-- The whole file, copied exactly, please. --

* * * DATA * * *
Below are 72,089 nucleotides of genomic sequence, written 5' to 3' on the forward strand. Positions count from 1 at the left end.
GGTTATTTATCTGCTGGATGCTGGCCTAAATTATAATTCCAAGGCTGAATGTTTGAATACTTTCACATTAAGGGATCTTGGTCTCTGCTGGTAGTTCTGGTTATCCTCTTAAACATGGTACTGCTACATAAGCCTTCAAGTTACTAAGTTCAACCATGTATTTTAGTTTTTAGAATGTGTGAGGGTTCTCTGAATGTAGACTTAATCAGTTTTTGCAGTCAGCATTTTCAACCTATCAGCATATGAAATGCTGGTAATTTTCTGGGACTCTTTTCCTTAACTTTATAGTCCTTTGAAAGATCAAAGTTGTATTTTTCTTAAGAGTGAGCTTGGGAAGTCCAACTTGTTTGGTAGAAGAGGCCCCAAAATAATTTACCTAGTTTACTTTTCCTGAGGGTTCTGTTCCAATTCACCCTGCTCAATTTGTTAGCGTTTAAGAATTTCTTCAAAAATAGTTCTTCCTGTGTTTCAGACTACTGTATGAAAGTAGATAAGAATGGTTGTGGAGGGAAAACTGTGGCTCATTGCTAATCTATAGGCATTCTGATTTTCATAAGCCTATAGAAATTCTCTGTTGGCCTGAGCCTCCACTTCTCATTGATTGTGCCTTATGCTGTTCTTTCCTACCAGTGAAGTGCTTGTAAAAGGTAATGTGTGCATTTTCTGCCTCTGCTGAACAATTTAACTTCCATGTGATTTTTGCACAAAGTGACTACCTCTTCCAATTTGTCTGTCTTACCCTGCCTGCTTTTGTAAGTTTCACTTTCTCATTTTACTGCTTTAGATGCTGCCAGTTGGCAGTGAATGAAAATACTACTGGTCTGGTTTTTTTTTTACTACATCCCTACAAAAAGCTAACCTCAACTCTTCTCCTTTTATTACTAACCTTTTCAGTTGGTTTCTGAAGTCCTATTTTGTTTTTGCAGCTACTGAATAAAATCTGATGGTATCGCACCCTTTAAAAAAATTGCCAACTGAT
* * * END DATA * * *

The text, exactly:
Below are 72,089 nucleotides of genomic sequence, written 5' to 3' on the forward strand. Positions count from 1 at the left end.
GGTTATTTATCTGCTGGATGCTGGCCTAAATTATAATTCCAAGGCTGAATGTTTGAATACTTTCACATTAAGGGATCTTGGTCTCTGCTGGTAGTTCTGGTTATCCTCTTAAACATGGTACTGCTACATAAGCCTTCAAGTTACTAAGTTCAACCATGTATTTTAGTTTTTAGAATGTGTGAGGGTTCTCTGAATGTAGACTTAATCAGTTTTTGCAGTCAGCATTTTCAACCTATCAGCATATGAAATGCTGGTAATTTTCTGGGACTCTTTTCCTTAACTTTATAGTCCTTTGAAAGATCAAAGTTGTATTTTTCTTAAGAGTGAGCTTGGGAAGTCCAACTTGTTTGGTAGAAGAGGCCCCAAAATAATTTACCTAGTTTACTTTTCCTGAGGGTTCTGTTCCAATTCACCCTGCTCAATTTGTTAGCGTTTAAGAATTTCTTCAAAAATAGTTCTTCCTGTGTTTCAGACTACTGTATGAAAGTAGATAAGAATGGTTGTGGAGGGAAAACTGTGGCTCATTGCTAATCTATAGGCATTCTGATTTTCATAAGCCTATAGAAATTCTCTGTTGGCCTGAGCCTCCACTTCTCATTGATTGTGCCTTATGCTGTTCTTTCCTACCAGTGAAGTGCTTGTAAAAGGTAATGTGTGCATTTTCTGCCTCTGCTGAACAATTTAACTTCCATGTGATTTTTGCACAAAGTGACTACCTCTTCCAATTTGTCTGTCTTACCCTGCCTGCTTTTGTAAGTTTCACTTTCTCATTTTACTGCTTTAGATGCTGCCAGTTGGCAGTGAATGAAAATACTACTGGTCTGGTTTTTTTTTTACTACATCCCTACAAAAAGCTAACCTCAACTCTTCTCCTTTTATTACTAACCTTTTCAGTTGGTTTCTGAAGTCCTATTTTGTTTTTGCAGCTACTGAATAAAATCTGATGGTATCGCACCCTTTAAAAAAATTGCCAACTGAT